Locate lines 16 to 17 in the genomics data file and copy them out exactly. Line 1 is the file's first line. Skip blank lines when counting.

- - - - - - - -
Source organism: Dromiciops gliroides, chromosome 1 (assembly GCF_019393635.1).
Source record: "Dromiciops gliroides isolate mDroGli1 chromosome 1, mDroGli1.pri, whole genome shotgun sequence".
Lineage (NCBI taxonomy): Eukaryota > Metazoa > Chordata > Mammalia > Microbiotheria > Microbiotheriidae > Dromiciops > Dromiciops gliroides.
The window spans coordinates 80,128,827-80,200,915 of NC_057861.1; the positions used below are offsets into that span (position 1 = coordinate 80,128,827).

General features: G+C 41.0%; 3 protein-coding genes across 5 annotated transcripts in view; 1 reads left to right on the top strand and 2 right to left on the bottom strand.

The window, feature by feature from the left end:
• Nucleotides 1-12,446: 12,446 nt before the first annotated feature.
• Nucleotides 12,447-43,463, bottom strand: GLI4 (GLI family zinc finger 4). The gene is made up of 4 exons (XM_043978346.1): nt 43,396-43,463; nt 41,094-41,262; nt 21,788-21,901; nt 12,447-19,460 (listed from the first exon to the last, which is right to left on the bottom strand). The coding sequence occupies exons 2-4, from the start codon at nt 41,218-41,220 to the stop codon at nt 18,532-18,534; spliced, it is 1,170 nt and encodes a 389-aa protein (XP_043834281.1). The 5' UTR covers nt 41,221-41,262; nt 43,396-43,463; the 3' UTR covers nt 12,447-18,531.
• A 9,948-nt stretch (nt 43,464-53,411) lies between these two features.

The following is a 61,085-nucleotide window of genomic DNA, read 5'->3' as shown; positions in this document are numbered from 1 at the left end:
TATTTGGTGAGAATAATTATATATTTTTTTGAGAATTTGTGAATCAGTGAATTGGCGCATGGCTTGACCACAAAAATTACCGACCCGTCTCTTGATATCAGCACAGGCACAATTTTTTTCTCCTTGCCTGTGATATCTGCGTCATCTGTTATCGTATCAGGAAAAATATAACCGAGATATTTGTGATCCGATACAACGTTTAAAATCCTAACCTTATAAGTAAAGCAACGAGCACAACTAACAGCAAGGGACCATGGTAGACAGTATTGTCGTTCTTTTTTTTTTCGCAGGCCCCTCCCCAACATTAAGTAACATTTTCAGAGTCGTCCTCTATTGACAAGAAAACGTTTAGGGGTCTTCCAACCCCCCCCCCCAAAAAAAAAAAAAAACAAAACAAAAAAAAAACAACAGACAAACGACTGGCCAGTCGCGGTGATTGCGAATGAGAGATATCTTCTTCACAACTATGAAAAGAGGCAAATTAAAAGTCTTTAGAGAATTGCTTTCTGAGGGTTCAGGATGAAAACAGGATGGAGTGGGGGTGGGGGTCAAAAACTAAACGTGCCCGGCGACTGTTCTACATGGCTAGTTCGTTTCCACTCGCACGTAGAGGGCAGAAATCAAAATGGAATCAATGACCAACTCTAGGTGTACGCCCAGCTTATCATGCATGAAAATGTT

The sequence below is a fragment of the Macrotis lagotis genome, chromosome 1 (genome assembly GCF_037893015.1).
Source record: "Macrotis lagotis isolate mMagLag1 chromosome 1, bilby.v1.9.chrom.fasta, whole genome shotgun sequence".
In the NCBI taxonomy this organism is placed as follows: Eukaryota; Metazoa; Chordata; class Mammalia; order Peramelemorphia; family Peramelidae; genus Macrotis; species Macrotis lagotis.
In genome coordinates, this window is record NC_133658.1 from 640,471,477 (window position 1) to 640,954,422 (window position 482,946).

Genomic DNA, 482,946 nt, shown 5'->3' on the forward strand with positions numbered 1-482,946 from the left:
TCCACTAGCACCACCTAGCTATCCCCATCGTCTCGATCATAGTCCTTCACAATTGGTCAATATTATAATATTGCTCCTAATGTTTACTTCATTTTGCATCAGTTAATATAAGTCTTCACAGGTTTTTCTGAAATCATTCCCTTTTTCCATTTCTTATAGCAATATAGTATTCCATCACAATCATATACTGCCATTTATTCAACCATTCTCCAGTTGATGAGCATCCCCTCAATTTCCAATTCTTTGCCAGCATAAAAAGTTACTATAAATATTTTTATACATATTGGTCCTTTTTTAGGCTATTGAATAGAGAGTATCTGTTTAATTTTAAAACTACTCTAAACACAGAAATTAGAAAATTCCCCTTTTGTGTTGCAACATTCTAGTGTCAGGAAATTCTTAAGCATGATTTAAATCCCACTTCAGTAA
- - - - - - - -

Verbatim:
Genomic DNA, 482,946 nt, shown 5'->3' on the forward strand with positions numbered 1-482,946 from the left:
TCCACTAGCACCACCTAGCTATCCCCATCGTCTCGATCATAGTCCTTCACAATTGGTCAATATTATAATATTGCTCCTAATGTTTACTTCATTTTGCATCAGTTAATATAAGTCTTCACAGGTTTTTCTGAAATCATTCCCTTTTTCCATTTCTTATAGCAATATAGTATTCCATCACAATCATATACTGCCATTTATTCAACCATTCTCCAGTTGATGAGCATCCCCTCAATTTCCAATTCTTTGCCAGCATAAAAAGTTACTATAAATATTTTTATACATATTGGTCCTTTTTTAGGCTATTGAATAGAGAGTATCTGTTTAATTTTAAAACTACTCTAAACACAGAAATTAGAAAATTCCCCTTTTGTGTTGCAACATTCTAGTGTCAGGAAATTCTTAAGCATGATTTAAATCCCACTTCAGTAA